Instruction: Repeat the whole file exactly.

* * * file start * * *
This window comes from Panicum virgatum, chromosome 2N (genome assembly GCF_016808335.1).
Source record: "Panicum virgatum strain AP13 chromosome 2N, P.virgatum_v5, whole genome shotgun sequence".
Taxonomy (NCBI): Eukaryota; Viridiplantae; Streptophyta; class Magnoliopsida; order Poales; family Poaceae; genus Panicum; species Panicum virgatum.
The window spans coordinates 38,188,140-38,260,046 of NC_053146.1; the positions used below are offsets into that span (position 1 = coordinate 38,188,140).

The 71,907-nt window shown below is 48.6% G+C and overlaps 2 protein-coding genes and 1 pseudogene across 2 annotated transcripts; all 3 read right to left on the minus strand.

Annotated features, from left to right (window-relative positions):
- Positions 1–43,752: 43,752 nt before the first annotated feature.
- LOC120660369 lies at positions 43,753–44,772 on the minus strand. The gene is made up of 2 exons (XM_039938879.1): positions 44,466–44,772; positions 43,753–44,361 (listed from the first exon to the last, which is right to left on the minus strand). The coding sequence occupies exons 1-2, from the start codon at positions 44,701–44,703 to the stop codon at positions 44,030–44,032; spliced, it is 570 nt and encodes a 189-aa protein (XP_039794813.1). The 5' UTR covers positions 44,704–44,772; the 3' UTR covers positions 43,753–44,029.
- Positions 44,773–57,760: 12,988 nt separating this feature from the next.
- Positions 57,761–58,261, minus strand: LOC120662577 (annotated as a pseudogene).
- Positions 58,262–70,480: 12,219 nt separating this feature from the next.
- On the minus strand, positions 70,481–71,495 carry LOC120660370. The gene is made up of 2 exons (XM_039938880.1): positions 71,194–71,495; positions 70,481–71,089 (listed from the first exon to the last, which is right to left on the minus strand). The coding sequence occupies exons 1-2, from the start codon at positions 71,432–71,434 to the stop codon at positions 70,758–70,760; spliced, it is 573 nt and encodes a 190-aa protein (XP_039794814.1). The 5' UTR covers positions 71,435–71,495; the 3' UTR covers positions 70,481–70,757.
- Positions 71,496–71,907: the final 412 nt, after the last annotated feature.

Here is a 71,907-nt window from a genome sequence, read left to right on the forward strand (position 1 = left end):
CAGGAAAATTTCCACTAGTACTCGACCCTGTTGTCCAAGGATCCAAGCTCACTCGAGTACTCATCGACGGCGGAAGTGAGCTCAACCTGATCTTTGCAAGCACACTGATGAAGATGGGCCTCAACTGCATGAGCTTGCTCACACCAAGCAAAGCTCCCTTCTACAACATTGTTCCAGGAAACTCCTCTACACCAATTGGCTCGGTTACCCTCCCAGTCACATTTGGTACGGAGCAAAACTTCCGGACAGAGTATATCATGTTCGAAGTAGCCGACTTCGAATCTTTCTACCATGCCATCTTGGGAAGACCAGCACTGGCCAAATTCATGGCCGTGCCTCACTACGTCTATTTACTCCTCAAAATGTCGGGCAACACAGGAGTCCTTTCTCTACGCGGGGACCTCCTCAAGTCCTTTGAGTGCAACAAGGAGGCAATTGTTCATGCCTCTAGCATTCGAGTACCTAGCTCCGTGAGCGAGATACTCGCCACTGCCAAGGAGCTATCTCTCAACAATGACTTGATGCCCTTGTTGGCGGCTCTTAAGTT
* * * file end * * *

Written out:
This window comes from Panicum virgatum, chromosome 2N (genome assembly GCF_016808335.1).
Source record: "Panicum virgatum strain AP13 chromosome 2N, P.virgatum_v5, whole genome shotgun sequence".
Taxonomy (NCBI): Eukaryota; Viridiplantae; Streptophyta; class Magnoliopsida; order Poales; family Poaceae; genus Panicum; species Panicum virgatum.
The window spans coordinates 38,188,140-38,260,046 of NC_053146.1; the positions used below are offsets into that span (position 1 = coordinate 38,188,140).

The 71,907-nt window shown below is 48.6% G+C and overlaps 2 protein-coding genes and 1 pseudogene across 2 annotated transcripts; all 3 read right to left on the minus strand.

Annotated features, from left to right (window-relative positions):
- Positions 1–43,752: 43,752 nt before the first annotated feature.
- LOC120660369 lies at positions 43,753–44,772 on the minus strand. The gene is made up of 2 exons (XM_039938879.1): positions 44,466–44,772; positions 43,753–44,361 (listed from the first exon to the last, which is right to left on the minus strand). The coding sequence occupies exons 1-2, from the start codon at positions 44,701–44,703 to the stop codon at positions 44,030–44,032; spliced, it is 570 nt and encodes a 189-aa protein (XP_039794813.1). The 5' UTR covers positions 44,704–44,772; the 3' UTR covers positions 43,753–44,029.
- Positions 44,773–57,760: 12,988 nt separating this feature from the next.
- Positions 57,761–58,261, minus strand: LOC120662577 (annotated as a pseudogene).
- Positions 58,262–70,480: 12,219 nt separating this feature from the next.
- On the minus strand, positions 70,481–71,495 carry LOC120660370. The gene is made up of 2 exons (XM_039938880.1): positions 71,194–71,495; positions 70,481–71,089 (listed from the first exon to the last, which is right to left on the minus strand). The coding sequence occupies exons 1-2, from the start codon at positions 71,432–71,434 to the stop codon at positions 70,758–70,760; spliced, it is 573 nt and encodes a 190-aa protein (XP_039794814.1). The 5' UTR covers positions 71,435–71,495; the 3' UTR covers positions 70,481–70,757.
- Positions 71,496–71,907: the final 412 nt, after the last annotated feature.

Here is a 71,907-nt window from a genome sequence, read left to right on the forward strand (position 1 = left end):
CAGGAAAATTTCCACTAGTACTCGACCCTGTTGTCCAAGGATCCAAGCTCACTCGAGTACTCATCGACGGCGGAAGTGAGCTCAACCTGATCTTTGCAAGCACACTGATGAAGATGGGCCTCAACTGCATGAGCTTGCTCACACCAAGCAAAGCTCCCTTCTACAACATTGTTCCAGGAAACTCCTCTACACCAATTGGCTCGGTTACCCTCCCAGTCACATTTGGTACGGAGCAAAACTTCCGGACAGAGTATATCATGTTCGAAGTAGCCGACTTCGAATCTTTCTACCATGCCATCTTGGGAAGACCAGCACTGGCCAAATTCATGGCCGTGCCTCACTACGTCTATTTACTCCTCAAAATGTCGGGCAACACAGGAGTCCTTTCTCTACGCGGGGACCTCCTCAAGTCCTTTGAGTGCAACAAGGAGGCAATTGTTCATGCCTCTAGCATTCGAGTACCTAGCTCCGTGAGCGAGATACTCGCCACTGCCAAGGAGCTATCTCTCAACAATGACTTGATGCCCTTGTTGGCGGCTCTTAAGTT